Need to catch up? Go to Day 1.
On Day 21 we set up your Google AdWords account for a commercial real estate agent/business. Today I’ll be giving some suggestions on nailing it down to become profitable.
Google AdWords spends my money too fast. Don’t panic! This is a common problem for new campaigns. There are a few reasons this could be happening.
1) Are your keywords too generic? You may have thought real estate was a good keyword, but you’ll get clicks for residential real estate, real estate loans, or government loans for real estate. None of these have anything to do with you. Weed out any generic keywords that may be taking money away from higher quality keywords.
2) Did you use the “apostrophes”? Commercial real estate and “commercial real estate” are different. Without the apostrophes you’ll get all the keywords from the generic keywords in #1 and then some. Without apostrophes, just one of the words in your keyword string has to match for your ad to be shown. This isn’t good for high quality clicks. You want people that are actually searching “commercial real estate properties” and not “commercial window washers.” Fewer impressions can be more profitable.
3) Are you bids too high? Click on the “Campaigns” tab and then on one of your campaigns. You’ll see the Average Position. If it’s 1-3, you’re bidding higher than most other companies. Lower your bid a little each week until it gets to be around 4-6. This will lower the cost of your bids without moving your ad to the second page.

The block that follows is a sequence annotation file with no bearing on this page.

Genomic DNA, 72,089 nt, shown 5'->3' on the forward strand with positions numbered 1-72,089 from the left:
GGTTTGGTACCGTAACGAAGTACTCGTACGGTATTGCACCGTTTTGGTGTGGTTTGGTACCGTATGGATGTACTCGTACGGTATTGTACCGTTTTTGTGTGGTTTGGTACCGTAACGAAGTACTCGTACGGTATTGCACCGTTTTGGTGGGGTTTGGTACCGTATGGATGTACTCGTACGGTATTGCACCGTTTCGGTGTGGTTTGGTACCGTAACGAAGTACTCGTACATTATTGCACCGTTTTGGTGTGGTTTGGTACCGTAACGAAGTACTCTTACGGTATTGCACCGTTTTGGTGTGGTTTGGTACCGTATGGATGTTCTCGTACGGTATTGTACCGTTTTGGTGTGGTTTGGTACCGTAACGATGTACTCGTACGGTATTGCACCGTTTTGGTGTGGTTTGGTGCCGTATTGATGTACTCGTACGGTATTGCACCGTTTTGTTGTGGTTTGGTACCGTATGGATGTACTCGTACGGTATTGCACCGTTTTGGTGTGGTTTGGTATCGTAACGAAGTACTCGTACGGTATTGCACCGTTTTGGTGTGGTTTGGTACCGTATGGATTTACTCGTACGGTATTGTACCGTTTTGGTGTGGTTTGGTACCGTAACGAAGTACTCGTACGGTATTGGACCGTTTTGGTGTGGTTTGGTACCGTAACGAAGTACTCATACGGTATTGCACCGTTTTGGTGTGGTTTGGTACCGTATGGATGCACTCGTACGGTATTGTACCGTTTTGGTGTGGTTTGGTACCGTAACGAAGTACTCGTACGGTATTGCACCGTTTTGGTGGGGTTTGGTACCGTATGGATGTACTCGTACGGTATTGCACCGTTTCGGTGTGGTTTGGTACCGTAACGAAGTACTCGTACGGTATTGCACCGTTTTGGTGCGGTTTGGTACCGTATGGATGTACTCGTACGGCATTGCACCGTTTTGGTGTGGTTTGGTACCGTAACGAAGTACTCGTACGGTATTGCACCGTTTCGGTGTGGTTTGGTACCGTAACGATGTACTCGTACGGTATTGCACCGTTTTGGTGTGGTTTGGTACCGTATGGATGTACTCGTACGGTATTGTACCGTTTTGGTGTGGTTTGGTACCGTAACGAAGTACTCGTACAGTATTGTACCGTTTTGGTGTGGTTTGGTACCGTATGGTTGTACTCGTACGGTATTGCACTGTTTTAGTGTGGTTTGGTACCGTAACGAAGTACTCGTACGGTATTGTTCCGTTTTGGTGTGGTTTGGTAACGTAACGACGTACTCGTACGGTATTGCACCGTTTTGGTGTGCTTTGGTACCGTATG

I’m not getting any clicks. Don’t give up! This is a common problem for many new campaigns. There are a few reasons why this could be happening.
1) My location is affecting my campaigns. While rural areas get as low as $0.30 per click, some bigger cites have to pay approximately $5.00/click, maybe more! This is completely dependent on your local market.
2) Are your bids high enough? If you’re located in a large metropolitan area, more people searching means more clicks which drives up the price. See the below example. Only 1 impression for the week at my bid $3.40/click! This means all my competitors are bidding more than $3.40.
3) Is your quality score low? Clicking on the “Keywords” tab and rolling your mouse over the dialogue icon will show your keyword score. A low score (1 to 5) shows that Google doesn’t think your website has much to do about the keyword and /or it doesn’t think your ad fits the keyword. You can fix this by creating different Ad Groups and Landing Pages. We’ll get into this in detail on Day 23.
4) Is your ad a dud? High impressions and low clicks (a click thru rate of 0% to 2.5%) is a sign of weak ad writing. Remember to use keywords in your ads instead of your company name. People want to click on a link that will lead them to answers, not irrelevant websites.
Creating an effective Google AdWords campaign takes time, effort, and research. I suggest you let ads run for at least 2 to 3 weeks before re-writing them. You want to give your changes a chance to work, so giving them at least a week of practice will allow you to study your customer’s behavior.
Be sure to read Ultimate Guide to Google AdWords by Marshall Todd. It will give you great insights to how to use your Google AdWords account effectively. No blog post can thoroughly educate you on all the features and uses of Google AdWords. That’s what books are for!